I’ve no doubt sufficiently bored you by now with talk of the Acros film simulation, so today I’m going to touch on one tiny improvement of the XT–2 over the XT–1 that I haven’t mentioned yet and absolutely love: the threaded shutter button.
I’m a big fan of threaded shutter buttons, which allow for super-cheap mechanical cable releases and super-awesome soft shutter releases. The flexibility to use a mechanical cable release is really nice, as they’re inexpensive and pretty universal (I now have one cable release that I can use on all of my cameras – how awesome is that?!). The real upgrade is in the ability to add a soft shutter release, though. These little guys screw into the shutter button, effectively raising the button and resulting in less force needed to release the shutter. This translates to the ability to handheld shots roughly one stop slower than you would be able to otherwise (your mileage may vary, of course).
Plus, they just look cool! 🙂 I can’t post an image of mine on the X-T2, as I’ve limited myself to taking pictures only with the X-T2 during this 30 day challenge…maybe I could find a way to accomplish this with an elaborate mirror setup, but it’ll be easier to just check out the images here and use your imagination…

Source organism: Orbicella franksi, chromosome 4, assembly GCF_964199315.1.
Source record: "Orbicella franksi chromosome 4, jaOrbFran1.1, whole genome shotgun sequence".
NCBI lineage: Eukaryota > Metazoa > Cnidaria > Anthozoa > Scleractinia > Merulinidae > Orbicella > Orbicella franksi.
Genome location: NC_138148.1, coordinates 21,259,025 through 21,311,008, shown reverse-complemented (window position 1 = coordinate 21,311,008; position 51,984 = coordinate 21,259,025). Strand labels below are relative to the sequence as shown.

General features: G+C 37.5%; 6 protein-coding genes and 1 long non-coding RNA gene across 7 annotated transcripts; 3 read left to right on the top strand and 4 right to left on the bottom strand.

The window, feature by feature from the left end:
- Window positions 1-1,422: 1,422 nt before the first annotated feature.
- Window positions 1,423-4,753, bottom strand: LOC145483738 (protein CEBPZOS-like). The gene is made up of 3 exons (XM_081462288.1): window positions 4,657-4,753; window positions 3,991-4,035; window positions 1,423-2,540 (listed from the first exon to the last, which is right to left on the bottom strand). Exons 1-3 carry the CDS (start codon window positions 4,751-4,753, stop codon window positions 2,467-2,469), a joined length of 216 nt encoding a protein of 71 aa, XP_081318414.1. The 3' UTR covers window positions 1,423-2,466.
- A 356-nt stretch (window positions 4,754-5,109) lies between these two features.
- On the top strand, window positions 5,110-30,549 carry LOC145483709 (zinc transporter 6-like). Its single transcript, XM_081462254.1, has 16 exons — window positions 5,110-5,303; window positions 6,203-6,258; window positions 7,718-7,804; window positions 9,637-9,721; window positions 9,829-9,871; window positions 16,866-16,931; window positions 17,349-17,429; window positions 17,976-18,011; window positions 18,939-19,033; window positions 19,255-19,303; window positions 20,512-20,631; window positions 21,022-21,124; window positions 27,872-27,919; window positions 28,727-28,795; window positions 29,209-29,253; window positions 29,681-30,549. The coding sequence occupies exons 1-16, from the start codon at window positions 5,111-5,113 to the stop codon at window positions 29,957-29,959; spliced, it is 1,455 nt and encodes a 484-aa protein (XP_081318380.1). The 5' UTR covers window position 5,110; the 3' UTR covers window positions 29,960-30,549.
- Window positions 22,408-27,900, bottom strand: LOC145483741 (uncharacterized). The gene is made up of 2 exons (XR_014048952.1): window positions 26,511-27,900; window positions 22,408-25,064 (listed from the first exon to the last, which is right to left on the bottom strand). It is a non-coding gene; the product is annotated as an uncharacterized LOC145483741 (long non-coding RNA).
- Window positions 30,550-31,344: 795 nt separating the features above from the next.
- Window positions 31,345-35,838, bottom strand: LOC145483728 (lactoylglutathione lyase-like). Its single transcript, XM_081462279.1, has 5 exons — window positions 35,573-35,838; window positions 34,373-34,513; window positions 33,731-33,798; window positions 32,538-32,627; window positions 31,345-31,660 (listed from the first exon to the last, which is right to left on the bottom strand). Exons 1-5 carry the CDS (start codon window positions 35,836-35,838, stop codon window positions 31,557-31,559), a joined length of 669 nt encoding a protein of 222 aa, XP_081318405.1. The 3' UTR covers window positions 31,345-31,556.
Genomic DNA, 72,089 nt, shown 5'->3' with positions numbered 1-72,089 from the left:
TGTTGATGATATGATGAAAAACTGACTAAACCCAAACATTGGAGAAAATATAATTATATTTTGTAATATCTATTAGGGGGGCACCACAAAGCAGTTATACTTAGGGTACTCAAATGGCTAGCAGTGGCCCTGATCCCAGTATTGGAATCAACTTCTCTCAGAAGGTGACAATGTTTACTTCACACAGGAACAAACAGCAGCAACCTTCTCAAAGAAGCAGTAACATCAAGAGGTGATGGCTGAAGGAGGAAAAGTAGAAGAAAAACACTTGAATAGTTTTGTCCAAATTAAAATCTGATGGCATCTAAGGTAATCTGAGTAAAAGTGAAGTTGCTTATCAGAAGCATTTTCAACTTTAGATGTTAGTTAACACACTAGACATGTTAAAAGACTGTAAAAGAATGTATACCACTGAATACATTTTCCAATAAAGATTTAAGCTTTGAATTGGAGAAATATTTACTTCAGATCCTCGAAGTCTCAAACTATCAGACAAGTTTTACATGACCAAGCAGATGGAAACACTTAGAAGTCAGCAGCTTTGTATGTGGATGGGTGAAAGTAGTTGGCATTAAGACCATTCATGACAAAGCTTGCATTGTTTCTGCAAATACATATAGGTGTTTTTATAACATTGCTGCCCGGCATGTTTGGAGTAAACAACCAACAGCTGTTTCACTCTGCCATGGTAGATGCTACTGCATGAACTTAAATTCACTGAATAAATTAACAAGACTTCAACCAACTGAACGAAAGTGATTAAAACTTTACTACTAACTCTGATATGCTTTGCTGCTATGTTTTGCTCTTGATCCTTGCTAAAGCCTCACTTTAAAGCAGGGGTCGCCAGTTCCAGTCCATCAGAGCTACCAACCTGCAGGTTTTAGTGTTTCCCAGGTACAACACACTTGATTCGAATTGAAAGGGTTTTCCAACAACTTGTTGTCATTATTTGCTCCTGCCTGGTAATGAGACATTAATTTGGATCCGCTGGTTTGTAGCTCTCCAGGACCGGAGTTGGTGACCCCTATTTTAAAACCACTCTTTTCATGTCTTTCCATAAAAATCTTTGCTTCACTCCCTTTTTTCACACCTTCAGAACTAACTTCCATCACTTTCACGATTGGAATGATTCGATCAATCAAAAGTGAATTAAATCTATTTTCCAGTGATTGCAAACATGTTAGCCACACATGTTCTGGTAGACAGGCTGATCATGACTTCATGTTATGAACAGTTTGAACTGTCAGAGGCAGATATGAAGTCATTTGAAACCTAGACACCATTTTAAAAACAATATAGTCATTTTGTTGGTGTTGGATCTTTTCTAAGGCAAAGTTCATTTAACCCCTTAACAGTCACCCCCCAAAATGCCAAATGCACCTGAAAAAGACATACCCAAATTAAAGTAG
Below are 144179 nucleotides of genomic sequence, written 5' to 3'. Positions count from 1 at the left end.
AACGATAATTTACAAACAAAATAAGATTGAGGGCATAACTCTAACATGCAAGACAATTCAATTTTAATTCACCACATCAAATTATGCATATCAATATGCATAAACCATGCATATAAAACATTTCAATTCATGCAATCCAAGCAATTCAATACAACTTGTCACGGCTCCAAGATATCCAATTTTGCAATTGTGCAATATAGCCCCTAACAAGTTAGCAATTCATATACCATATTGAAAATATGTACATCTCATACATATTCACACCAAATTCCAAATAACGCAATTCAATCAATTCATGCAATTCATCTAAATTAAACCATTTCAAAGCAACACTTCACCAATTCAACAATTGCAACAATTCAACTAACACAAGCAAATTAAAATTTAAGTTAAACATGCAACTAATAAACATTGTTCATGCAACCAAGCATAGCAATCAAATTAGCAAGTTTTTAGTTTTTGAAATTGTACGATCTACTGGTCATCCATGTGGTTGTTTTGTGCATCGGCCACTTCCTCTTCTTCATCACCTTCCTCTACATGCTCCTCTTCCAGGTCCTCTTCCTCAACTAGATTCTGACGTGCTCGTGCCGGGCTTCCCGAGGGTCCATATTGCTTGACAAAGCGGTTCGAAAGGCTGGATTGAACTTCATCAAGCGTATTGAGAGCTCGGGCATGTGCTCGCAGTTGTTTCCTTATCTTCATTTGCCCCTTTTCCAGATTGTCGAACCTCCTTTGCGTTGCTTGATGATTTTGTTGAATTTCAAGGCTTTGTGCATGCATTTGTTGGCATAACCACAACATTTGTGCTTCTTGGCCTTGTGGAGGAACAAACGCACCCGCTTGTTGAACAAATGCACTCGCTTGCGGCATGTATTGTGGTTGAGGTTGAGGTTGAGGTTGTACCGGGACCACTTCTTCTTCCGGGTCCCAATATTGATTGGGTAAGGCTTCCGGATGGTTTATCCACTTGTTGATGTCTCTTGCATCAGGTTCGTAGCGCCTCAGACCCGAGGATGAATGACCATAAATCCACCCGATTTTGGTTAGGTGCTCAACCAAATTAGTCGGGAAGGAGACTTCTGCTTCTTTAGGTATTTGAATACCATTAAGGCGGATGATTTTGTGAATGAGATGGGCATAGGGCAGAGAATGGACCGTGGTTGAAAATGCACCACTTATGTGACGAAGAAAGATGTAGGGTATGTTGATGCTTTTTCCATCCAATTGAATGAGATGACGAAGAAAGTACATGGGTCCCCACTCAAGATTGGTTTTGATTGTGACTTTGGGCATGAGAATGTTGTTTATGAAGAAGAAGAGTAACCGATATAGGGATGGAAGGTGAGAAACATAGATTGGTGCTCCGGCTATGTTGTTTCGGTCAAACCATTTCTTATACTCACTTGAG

Today’s image isn’t a great example of the benefits of using a soft shutter release, as I needed a faster shutter speed to freeze the movement of the jogger. But hopefully you get the idea…if there hadn’t been movement in this scene, I could have probably dropped the shutter speed from 1/120s to 1/25s at a ~50mm focal length (full frame equivalent). This would have brought in about two extra stops of light, which would mean that I could have dropped the ISO from 6400 to 1600 and gotten a much cleaner image.
[…although, in this case I was playing with the grain effect setting on the camera and was actually trying to add grain…but again, you get the idea :)]